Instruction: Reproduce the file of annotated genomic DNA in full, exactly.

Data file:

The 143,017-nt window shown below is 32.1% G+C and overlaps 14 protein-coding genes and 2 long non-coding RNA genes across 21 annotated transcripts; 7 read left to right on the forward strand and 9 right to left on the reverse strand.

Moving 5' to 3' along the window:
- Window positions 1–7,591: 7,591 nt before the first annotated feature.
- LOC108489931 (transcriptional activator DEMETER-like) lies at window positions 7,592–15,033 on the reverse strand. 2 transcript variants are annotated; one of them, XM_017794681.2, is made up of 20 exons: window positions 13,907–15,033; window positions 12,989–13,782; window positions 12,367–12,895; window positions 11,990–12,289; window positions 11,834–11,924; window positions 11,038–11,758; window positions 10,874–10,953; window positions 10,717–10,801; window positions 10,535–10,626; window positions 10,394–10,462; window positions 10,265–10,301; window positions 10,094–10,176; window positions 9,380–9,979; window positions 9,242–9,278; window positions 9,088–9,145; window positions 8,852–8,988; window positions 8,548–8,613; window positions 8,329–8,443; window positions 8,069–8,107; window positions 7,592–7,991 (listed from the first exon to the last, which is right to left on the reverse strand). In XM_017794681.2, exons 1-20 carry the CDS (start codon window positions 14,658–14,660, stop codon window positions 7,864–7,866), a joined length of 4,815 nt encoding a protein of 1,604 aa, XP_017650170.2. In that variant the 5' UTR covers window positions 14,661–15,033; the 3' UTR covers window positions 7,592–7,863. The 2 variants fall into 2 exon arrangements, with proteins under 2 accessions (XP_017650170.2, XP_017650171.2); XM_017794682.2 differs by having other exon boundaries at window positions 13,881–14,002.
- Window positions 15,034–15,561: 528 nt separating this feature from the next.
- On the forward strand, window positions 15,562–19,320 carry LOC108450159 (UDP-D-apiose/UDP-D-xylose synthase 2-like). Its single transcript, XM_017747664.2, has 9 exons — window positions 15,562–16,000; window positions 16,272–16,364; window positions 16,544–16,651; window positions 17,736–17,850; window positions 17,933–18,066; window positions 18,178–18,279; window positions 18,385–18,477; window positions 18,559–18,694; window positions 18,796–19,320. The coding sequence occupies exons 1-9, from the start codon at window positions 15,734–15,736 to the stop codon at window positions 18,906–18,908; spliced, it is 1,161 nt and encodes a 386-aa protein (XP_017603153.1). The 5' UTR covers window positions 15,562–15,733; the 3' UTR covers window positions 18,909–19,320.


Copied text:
The 143,017-nt window shown below is 32.1% G+C and overlaps 14 protein-coding genes and 2 long non-coding RNA genes across 21 annotated transcripts; 7 read left to right on the forward strand and 9 right to left on the reverse strand.

Moving 5' to 3' along the window:
- Window positions 1–7,591: 7,591 nt before the first annotated feature.
- LOC108489931 (transcriptional activator DEMETER-like) lies at window positions 7,592–15,033 on the reverse strand. 2 transcript variants are annotated; one of them, XM_017794681.2, is made up of 20 exons: window positions 13,907–15,033; window positions 12,989–13,782; window positions 12,367–12,895; window positions 11,990–12,289; window positions 11,834–11,924; window positions 11,038–11,758; window positions 10,874–10,953; window positions 10,717–10,801; window positions 10,535–10,626; window positions 10,394–10,462; window positions 10,265–10,301; window positions 10,094–10,176; window positions 9,380–9,979; window positions 9,242–9,278; window positions 9,088–9,145; window positions 8,852–8,988; window positions 8,548–8,613; window positions 8,329–8,443; window positions 8,069–8,107; window positions 7,592–7,991 (listed from the first exon to the last, which is right to left on the reverse strand). In XM_017794681.2, exons 1-20 carry the CDS (start codon window positions 14,658–14,660, stop codon window positions 7,864–7,866), a joined length of 4,815 nt encoding a protein of 1,604 aa, XP_017650170.2. In that variant the 5' UTR covers window positions 14,661–15,033; the 3' UTR covers window positions 7,592–7,863. The 2 variants fall into 2 exon arrangements, with proteins under 2 accessions (XP_017650170.2, XP_017650171.2); XM_017794682.2 differs by having other exon boundaries at window positions 13,881–14,002.
- Window positions 15,034–15,561: 528 nt separating this feature from the next.
- On the forward strand, window positions 15,562–19,320 carry LOC108450159 (UDP-D-apiose/UDP-D-xylose synthase 2-like). Its single transcript, XM_017747664.2, has 9 exons — window positions 15,562–16,000; window positions 16,272–16,364; window positions 16,544–16,651; window positions 17,736–17,850; window positions 17,933–18,066; window positions 18,178–18,279; window positions 18,385–18,477; window positions 18,559–18,694; window positions 18,796–19,320. The coding sequence occupies exons 1-9, from the start codon at window positions 15,734–15,736 to the stop codon at window positions 18,906–18,908; spliced, it is 1,161 nt and encodes a 386-aa protein (XP_017603153.1). The 5' UTR covers window positions 15,562–15,733; the 3' UTR covers window positions 18,909–19,320.